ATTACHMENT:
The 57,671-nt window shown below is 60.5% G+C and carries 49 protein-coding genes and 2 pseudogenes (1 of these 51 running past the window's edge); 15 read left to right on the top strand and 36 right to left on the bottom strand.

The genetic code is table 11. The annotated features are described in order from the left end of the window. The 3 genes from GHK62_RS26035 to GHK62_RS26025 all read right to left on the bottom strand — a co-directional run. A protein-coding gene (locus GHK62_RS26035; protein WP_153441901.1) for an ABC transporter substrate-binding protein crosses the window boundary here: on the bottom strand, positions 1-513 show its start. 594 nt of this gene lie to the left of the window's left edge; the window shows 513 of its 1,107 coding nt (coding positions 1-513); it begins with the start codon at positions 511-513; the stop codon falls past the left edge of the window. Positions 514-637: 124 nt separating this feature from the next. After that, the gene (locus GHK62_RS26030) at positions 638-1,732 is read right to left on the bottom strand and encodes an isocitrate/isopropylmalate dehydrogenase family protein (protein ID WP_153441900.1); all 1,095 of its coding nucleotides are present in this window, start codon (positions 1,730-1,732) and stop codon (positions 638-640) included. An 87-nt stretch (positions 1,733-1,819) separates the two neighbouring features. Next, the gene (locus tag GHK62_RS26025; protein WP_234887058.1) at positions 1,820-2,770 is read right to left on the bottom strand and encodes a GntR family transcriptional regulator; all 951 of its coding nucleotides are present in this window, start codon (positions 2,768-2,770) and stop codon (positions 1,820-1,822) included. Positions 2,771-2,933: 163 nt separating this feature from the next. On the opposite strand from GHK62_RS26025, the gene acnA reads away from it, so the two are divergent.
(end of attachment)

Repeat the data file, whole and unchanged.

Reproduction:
The 57,671-nt window shown below is 60.5% G+C and carries 49 protein-coding genes and 2 pseudogenes (1 of these 51 running past the window's edge); 15 read left to right on the top strand and 36 right to left on the bottom strand.

The genetic code is table 11. The annotated features are described in order from the left end of the window. The 3 genes from GHK62_RS26035 to GHK62_RS26025 all read right to left on the bottom strand — a co-directional run. A protein-coding gene (locus GHK62_RS26035; protein WP_153441901.1) for an ABC transporter substrate-binding protein crosses the window boundary here: on the bottom strand, positions 1-513 show its start. 594 nt of this gene lie to the left of the window's left edge; the window shows 513 of its 1,107 coding nt (coding positions 1-513); it begins with the start codon at positions 511-513; the stop codon falls past the left edge of the window. Positions 514-637: 124 nt separating this feature from the next. After that, the gene (locus GHK62_RS26030) at positions 638-1,732 is read right to left on the bottom strand and encodes an isocitrate/isopropylmalate dehydrogenase family protein (protein ID WP_153441900.1); all 1,095 of its coding nucleotides are present in this window, start codon (positions 1,730-1,732) and stop codon (positions 638-640) included. An 87-nt stretch (positions 1,733-1,819) separates the two neighbouring features. Next, the gene (locus tag GHK62_RS26025; protein WP_234887058.1) at positions 1,820-2,770 is read right to left on the bottom strand and encodes a GntR family transcriptional regulator; all 951 of its coding nucleotides are present in this window, start codon (positions 2,768-2,770) and stop codon (positions 1,820-1,822) included. Positions 2,771-2,933: 163 nt separating this feature from the next. On the opposite strand from GHK62_RS26025, the gene acnA reads away from it, so the two are divergent.